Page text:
By Rep. Steve Austria
Recently, the U.S. House of Representatives concluded its legislative business for the year with the passage of several measures, including a funding bill for the Department of Defense and short-term extensions for the Patriot Act, as well as two major spending bills, increasing our nation’s debt limit by $290 billion to $12.39 trillion and a second stimulus bill, with new spending of over $150 billion. As I have commented on in the past, I continue to have serious concerns about the outrageous amount of government spending and will continue to oppose those irresponsible policies, which have a negative impact on our economy.
Please see below for a summary of the major policy issues considered by Congress this year.
As we began 2009 with a new administration and a new Democratic Congress, a number of spending bills were brought forward including the second half of a $700 billion “bailout” bill, a $787 billion “stimulus” or government spending bill, $410 billion omnibus bill that included over 9,000 earmarks and a $3.5 trillion fiscal year 2010 budget resolution. These massive spending bills have created historical amounts of debt and have only expanded the size and scope of government. This borrow and spend approach has hurt our economy this year and will burden future generations with an insurmountable amount of debt.
With unemployment at the highest levels in recent decades and during these difficult economic times, it is important that we devote our efforts to strategies that promote new investment opportunities, stimulate job growth and strengthen economic development. Congress must be better focused on helping small businesses create and sustain jobs to strengthen our economy. I recently appointed a new Blue Ribbon Commission to review and better understand the contracting process at Wright Patterson Air Force Base (WPAFB). This commission will work on ways for our region to support WPAFB and set up a “best business model” to help companies in our region secure and create more private sector jobs that can be sustained for years to come. I look forward to the opportunities that lie ahead in the new year to strengthen economic growth and make our area more competitive nationally.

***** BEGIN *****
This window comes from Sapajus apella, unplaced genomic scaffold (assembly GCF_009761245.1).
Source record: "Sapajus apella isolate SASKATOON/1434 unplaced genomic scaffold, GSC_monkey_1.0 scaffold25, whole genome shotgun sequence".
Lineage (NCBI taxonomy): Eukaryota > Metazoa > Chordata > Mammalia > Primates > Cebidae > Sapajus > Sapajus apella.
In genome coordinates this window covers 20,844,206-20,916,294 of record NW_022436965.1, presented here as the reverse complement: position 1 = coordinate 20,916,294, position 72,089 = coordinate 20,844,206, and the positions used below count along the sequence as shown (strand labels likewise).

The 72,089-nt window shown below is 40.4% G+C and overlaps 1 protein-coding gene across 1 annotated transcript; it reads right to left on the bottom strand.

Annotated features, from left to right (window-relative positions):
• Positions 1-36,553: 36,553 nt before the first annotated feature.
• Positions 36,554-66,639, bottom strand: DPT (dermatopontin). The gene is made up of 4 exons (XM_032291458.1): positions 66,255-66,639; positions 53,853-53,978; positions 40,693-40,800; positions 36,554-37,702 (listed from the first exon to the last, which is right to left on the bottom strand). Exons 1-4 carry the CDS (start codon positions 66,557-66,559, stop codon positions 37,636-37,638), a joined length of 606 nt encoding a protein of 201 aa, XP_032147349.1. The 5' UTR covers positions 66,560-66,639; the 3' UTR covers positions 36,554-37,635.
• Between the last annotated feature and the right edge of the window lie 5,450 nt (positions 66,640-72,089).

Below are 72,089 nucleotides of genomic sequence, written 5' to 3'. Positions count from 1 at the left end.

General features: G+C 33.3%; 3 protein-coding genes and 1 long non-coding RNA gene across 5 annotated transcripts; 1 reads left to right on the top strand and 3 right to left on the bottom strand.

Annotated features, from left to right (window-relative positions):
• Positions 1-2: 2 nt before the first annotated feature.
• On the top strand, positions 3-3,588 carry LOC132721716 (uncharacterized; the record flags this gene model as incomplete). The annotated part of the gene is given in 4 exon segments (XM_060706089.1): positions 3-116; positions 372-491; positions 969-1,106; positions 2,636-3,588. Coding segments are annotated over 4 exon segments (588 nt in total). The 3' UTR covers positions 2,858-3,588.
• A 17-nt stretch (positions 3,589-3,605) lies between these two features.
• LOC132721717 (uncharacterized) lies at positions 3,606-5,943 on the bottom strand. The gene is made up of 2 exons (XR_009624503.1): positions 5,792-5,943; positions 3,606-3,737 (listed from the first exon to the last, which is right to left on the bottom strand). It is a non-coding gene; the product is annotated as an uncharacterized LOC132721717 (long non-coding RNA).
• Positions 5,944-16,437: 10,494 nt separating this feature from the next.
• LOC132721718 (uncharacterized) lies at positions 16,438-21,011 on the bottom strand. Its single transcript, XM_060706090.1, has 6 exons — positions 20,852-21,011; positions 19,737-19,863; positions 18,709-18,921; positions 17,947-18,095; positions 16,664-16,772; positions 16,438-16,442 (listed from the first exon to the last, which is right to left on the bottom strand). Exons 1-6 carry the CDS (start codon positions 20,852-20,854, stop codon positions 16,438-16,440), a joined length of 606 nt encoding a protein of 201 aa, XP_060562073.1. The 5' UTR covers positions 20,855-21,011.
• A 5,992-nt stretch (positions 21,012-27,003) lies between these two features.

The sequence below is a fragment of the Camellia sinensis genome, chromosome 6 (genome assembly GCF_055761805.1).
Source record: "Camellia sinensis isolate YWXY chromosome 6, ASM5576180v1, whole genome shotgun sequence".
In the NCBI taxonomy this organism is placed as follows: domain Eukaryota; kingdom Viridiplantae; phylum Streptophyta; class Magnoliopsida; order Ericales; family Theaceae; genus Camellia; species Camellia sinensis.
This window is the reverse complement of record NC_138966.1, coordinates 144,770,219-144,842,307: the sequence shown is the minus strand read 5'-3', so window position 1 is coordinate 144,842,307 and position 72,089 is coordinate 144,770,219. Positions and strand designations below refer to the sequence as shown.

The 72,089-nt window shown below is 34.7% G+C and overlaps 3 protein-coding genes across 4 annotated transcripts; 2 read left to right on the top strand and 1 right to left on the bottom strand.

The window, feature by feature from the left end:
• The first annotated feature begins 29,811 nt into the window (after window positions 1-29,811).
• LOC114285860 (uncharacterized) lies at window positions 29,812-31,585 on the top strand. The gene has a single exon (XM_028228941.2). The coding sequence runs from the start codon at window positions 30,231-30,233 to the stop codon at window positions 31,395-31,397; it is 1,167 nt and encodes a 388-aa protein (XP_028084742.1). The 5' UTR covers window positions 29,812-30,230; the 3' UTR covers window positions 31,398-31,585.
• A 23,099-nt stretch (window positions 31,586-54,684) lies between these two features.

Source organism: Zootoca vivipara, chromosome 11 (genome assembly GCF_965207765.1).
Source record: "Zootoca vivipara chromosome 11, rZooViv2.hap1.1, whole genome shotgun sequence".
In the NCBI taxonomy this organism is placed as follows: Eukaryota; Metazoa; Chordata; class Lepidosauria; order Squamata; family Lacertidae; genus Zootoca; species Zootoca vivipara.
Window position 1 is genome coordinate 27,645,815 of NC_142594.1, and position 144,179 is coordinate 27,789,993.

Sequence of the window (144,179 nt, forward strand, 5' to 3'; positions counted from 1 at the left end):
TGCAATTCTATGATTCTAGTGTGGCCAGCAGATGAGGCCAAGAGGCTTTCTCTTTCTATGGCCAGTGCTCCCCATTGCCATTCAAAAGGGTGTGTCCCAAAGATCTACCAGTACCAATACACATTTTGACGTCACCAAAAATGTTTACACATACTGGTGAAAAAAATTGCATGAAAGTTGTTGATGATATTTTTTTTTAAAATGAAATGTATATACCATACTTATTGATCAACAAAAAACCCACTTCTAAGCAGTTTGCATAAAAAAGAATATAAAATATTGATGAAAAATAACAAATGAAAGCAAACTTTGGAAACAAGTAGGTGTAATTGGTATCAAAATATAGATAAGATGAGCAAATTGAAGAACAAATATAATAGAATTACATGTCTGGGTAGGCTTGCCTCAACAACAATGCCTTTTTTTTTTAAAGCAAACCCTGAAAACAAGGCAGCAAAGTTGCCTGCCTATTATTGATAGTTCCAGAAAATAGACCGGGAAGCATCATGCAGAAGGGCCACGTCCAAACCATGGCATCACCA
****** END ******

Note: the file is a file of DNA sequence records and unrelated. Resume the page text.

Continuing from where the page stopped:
New Energy/ Climate Change Policies
Last summer, the House passed a climate change bill, establishing a national cap and trade system, which essentially amounts to a new energy tax. I have expressed serious concerns with the house-passed bill that amounts to a new $629 billion tax, negatively impacting Ohio businesses, including manufacturing and farming, resulting in more job losses. The mandates under the bill will essentially pick winners and losers among the states. States, like Ohio, that produce and use more carbon-based energy, such as coal, will be hit hardest with cap and trade, while states such as California and New Jersey will receive more favorable treatment under this bill.
Nearly 90 percent of Ohio’s energy comes from coal. Every Ohio household and business that uses electricity, heats their home with natural gas or fills their automobiles with gasoline will have an increase in energy costs and gas prices to pay for this climate change legislation. That is too much to ask of our families during these difficult economic times with unemployment at its highest level in years.